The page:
Stickler syndrome, also called Marshall-Stickler syndrome, is a genetic disease caused by the occurrence of mutations in the genes encoding collagens (COL2A1, COL11A1, COL11A2). It is an inherited condition that affects the collagen (connecting tissue) and manifests itself during childhood. This condition would be the cause of a genetic defect of three possible chromosomes, one, six or twelve. It is estimated that one in 7,500-9,000 people are affected by Stickler Syndrome. Many would suffer from this condition but without an established diagnosis. The risk of passing the syndrome from parents to children is estimated at 50 percent.
Hearing, vision, heart, bone, and ligament problems are often associated with Stickler’s syndrome. Its incidence is approximately 1 in 10,000.
Collagens are structural proteins found in varying proportions in different tissues of the human body including the eye (vitreous) and the skeleton (cartilage). Depending on the genetic defect, the transmission of the disease, its expression, its evolution and its characteristics are variable.
Ophthalmological involvement: frequent, it is characterized by strong myopia present early in infants, and by vitreoretinal degeneration responsible for frequent retinal detachments: the vitreous (gel filling the eye cavity) has a structure highly organized protein. The alteration of a single collagen subtype compromises the entire structure. This results in traction phenomena on the surface of the retina causing tears and detachments of the retina. Earlier cataracts and glaucoma can also be seen.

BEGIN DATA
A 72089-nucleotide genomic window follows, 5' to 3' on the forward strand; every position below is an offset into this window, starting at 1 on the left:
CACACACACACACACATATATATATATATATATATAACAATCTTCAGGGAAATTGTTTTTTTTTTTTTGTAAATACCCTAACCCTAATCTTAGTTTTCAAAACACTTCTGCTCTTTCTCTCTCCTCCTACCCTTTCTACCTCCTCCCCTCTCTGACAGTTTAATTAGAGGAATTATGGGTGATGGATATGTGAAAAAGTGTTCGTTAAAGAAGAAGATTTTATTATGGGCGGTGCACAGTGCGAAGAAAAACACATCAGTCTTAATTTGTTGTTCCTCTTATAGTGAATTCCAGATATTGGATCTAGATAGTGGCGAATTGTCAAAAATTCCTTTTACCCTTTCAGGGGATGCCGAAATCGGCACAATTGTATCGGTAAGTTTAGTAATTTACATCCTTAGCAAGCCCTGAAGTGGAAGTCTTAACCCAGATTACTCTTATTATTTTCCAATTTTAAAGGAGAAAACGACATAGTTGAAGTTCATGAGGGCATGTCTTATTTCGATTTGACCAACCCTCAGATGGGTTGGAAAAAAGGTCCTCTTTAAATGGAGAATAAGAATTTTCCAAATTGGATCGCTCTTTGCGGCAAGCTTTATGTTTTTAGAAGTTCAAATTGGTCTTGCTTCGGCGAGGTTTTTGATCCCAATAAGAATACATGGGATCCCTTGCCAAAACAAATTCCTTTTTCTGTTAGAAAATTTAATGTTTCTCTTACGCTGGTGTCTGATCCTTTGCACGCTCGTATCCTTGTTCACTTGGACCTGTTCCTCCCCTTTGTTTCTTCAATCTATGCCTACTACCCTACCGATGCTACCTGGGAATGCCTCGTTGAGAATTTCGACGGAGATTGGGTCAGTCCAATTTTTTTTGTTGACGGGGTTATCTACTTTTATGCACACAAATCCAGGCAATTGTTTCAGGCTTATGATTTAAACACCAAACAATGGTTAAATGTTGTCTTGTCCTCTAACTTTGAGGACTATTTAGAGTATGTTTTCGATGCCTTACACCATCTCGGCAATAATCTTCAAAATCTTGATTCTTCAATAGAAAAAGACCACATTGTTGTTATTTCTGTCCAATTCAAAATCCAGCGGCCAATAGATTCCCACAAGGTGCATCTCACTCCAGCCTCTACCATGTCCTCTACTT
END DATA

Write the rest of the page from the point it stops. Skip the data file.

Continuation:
- Skeletal involvement: hyperlaxity causes joint dislocation and early osteoarthritis.
- ENT involvement: hypoacusis, cleft palate, dental abnormalities …
Symptoms of stickler syndrome
Stickler Syndrome includes:
- Features in the face, such as a flat face or a small nose and small chin.
- Hearing loss
- Early ligament disease
- Perforation of the palate
- Mitral valve prolapse
The severity and number of symptoms vary from case to case. Some symptoms may not be present at birth but may appear later.
The hearing loss associated with Stickler Syndrome originates in the inner ear. Total deafness can occur in extreme cases.
When to see a doctor
Regular follow-up visits, also as yearly visits to doctors specializing in eye disorders, are crucial to watch any progression of symptoms. Early treatment can help prevent life-altering complications. Hearing should be checked every six months in children through age 5 then yearly thereafter.
Stickler syndrome is caused by mutations in certain genes involved within the formation of collagen — one among the building blocks of the many sorts of connective tissues. The sort of collagen most ordinarily affected is that wont to produce joint cartilage and therefore the jellylike material (vitreous) found within the eyes.
Your child is more likely to change state with Stickler syndrome if either you or your partner has the disorder.
Potential complications of Stickler syndrome include:
- Difficulty breathing or feeding. Breathing or feeding difficulties may occur in babies born with a gap within the roof of the mouth (cleft palate), a little mandible and a bent for the tongue to move toward the throat.
- Blindness. Blindness can occur if retinal detachments aren’t repaired promptly.
- Ear infections. Children with facial structure abnormalities related to Stickler syndrome are more likely to develop ear infections than are children with normal facial structure.
- Deafness. Deafness related to Sticker syndrome may worsen with time.
- Heart problems. Some people with Stickler syndrome could also be at higher risk of heart valve problems.
- Dental problems. Most youngsters who have Stickler syndrome have abnormally small jaws, so there often isn’t enough room for the complete complement of adult teeth. Braces or, in some cases, dental surgeries could also be necessary.
No treatment exists at the moment, and a permanent check by a specialist of the ears, nose and throat as well as of the heart is essential in order to be able to treat the symptoms, in particular with hearing aids if it is necessary.